How The Amtrak App Got On Board The Good UX Train

In the UX Spotlight series, we post about UX features that impressed us online, and are great examples and inspiration for anyone looking to enhance their digital user experience.

I recently moved to New York from the other side of the country. Knowing nothing and nobody in this city, everything is exciting and new. With that, I occasionally need two things – love and fresh air. For this, I have the occasional weekend with my sister and her family in Boston, where I can get a reminder of what the world looks like outside of the wonderful mutation I have made my home.

Booking my trip up north is always a happy occasion – I love having a family weekend to look forward to, and with the easy-to-use Amtrak app, all it takes is a few clicks to reserve my tickets. (By the way, I should mention here that Amtrak is not a client of ours…)

On a rainy Monday morning, with a long gray week ahead, I open up the Amtrak app and begin planning my next trip.

WHEN BOOKING A TRIP LEADS TO A GOOD DIGITAL JOURNEY

From the moment I begin, they’ve already made me happy. I get a fleeting vision of the journey I’m about to take – I see a picturesque landscape with train tracks disappearing into the horizon. This is the image that will stay with me throughout my online experience, and for the rest of the week. (1)

I click ‘Book’ in the lower menu bar. The overall look of the app is clean and simple, and the train icon has a charming, old-school feel to it. All this makes me feel more comfortable about booking online. Even the prompt to enter my departure and arrival stations – ‘Where can we take you?’ – is engaging. (2)

Because the system remembers my main stations from previous journeys, this process takes seconds. (3)

 

The next screen is the best. It just makes me happy. It’s showing me every type of train, whether regional or express, as well as travel class. Not only does it give me only the information I care about, it also just looks good. Notice the color difference between Coach tickets and Business Class Tickets. (4)

Once I pick a train, all the additional details are displayed above the fold. Another menu of pleasing icons – all clickable – lists the amenities on the train I’ve selected. A clickable yellow triangle allows me to consult the service alerts. In a weird way, the honesty of this feature actually outweighs the inconvenience I might feel about a potential disruption. (5)

Next I must enter my details. For many, this is the least favorite part of any digital journey. But instead of making me click to reach payment, the system takes me there in one smooth transition. Right after I’ve picked my train, I am immediately directed to the personal information section, so I don’t have time for that unhappy hesitation. (6)

Each time I reach this page I am reminded that I still haven’t set up a Guest Rewards Number. I do find it slightly annoying that the system hasn’t remembered my personal info. ‘Of course,’ my inner voice says, ‘had you registered and logged into the system, then it would remember you. And now you’re complaining about the system, when you were too lazy to do it – as usual!’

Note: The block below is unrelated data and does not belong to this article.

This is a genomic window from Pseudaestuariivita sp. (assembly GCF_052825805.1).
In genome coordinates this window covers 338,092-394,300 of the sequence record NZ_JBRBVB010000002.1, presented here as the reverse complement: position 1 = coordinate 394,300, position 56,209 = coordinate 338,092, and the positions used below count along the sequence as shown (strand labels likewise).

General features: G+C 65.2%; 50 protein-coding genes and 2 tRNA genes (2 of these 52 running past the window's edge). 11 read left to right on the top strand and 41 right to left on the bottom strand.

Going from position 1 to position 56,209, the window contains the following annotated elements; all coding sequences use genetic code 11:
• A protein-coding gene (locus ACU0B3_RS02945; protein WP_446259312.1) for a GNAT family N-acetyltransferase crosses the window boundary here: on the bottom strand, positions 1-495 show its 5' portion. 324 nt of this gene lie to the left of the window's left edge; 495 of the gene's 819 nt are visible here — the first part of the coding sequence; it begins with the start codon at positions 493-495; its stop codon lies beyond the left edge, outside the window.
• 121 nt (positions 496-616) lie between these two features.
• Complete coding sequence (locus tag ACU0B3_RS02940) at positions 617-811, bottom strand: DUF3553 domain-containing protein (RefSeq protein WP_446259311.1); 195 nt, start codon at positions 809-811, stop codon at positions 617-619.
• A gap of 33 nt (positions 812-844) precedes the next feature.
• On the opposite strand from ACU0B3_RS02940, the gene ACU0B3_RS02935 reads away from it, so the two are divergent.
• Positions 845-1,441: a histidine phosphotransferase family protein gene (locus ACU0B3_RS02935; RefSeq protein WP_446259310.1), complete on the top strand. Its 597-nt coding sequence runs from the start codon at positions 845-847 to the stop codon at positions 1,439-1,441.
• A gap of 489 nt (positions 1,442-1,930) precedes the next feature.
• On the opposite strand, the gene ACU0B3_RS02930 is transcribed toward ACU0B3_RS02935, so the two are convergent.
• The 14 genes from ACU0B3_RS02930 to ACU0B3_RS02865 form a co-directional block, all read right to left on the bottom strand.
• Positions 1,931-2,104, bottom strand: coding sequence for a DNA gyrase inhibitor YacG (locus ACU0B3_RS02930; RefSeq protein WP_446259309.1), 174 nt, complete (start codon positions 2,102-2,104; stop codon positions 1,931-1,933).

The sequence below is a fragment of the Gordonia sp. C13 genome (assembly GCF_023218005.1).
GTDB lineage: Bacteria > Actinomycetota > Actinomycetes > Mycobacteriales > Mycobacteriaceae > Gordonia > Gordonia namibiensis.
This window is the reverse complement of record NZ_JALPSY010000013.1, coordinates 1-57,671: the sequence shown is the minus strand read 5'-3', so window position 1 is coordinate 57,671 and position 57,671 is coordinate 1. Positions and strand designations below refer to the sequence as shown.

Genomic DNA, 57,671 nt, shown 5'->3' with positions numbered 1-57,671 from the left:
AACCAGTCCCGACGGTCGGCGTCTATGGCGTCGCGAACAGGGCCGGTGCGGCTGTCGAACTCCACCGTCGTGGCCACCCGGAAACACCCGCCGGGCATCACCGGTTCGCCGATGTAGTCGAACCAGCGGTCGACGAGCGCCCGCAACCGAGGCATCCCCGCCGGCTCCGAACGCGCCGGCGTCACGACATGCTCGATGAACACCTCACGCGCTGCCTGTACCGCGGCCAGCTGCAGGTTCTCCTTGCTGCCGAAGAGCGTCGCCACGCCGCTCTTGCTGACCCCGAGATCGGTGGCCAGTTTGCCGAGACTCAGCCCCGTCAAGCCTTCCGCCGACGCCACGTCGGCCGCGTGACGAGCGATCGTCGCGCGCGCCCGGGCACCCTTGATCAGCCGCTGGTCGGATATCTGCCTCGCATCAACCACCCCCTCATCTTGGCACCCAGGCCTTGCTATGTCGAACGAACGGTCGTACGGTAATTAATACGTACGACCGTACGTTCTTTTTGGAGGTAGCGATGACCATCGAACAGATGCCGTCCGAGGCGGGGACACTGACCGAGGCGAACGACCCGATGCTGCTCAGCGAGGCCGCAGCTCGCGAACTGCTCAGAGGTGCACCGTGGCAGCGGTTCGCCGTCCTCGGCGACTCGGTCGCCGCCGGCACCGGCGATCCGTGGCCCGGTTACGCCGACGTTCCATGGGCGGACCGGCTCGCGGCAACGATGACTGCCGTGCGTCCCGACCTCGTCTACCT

I tell my inner voice that it’s right, of course, but that if I’m too lazy to register, others probably are too. A link next to the Guest Rewards Number box encouraging me to sign up for an account could do the trick.

I like the inline form validation – nothing super advanced or high-tech, but elegantly done. I also like that there are no extraneous questions. Every single thing that needs to be there is there – no optional info.

CLEARLY A LOT OF THOUGHT HAS BEEN PUT INTO WHAT TYPE OF DIGITAL EXPERIENCE A PROSPECTIVE TRAVELER EXPECTS.

Throughout this whole process I can go forward and back to any screen without losing any info. This level of continuity also adds to comfort – it’s always nicer to continue in a process when you feel you aren’t being locked in. ‘That’s why you live in New York – you’re so afraid of commitment it’s even hard for you to commit to a few screens in an app,’ inner voice says. I murder inner voice.

Aside from that opening shot of a sunset, there’s nothing glamorous about this app. It doesn’t use advanced date pickers, video, or animations. It does however make every step of the digital journey simple and painless, and clearly a lot of thought has been put into what type of digital experience a prospective traveler expects.

I also like that, as well as enabling me to complete my booking task, the app connects me to the experience of physically riding a train with the splash screen and cute little icons. I wouldn’t mind even more of that, by the way.

Compared to what’s out there today, this is great UX. Inner voice and I can get this whole booking done in about a minute, and merrily go on with our happy, schizophrenic day.

I think we are not so far from the day that I’ll step into a virtual world and already be there with my sister… I’ll see the New England foliage in front of me and hear the birds sing, even if my body is in a New York high-rise. For now, letting me easily book my trip while giving me small glimpses of a train ride on a gorgeous day is all the experience this user needs.

How The Amtrak App Got On Board The Good UX Train – es

In the UX Spotlight series, we post about UX features that impressed us online, and are great examples and inspiration for anyone looking to enhance their digital user experience.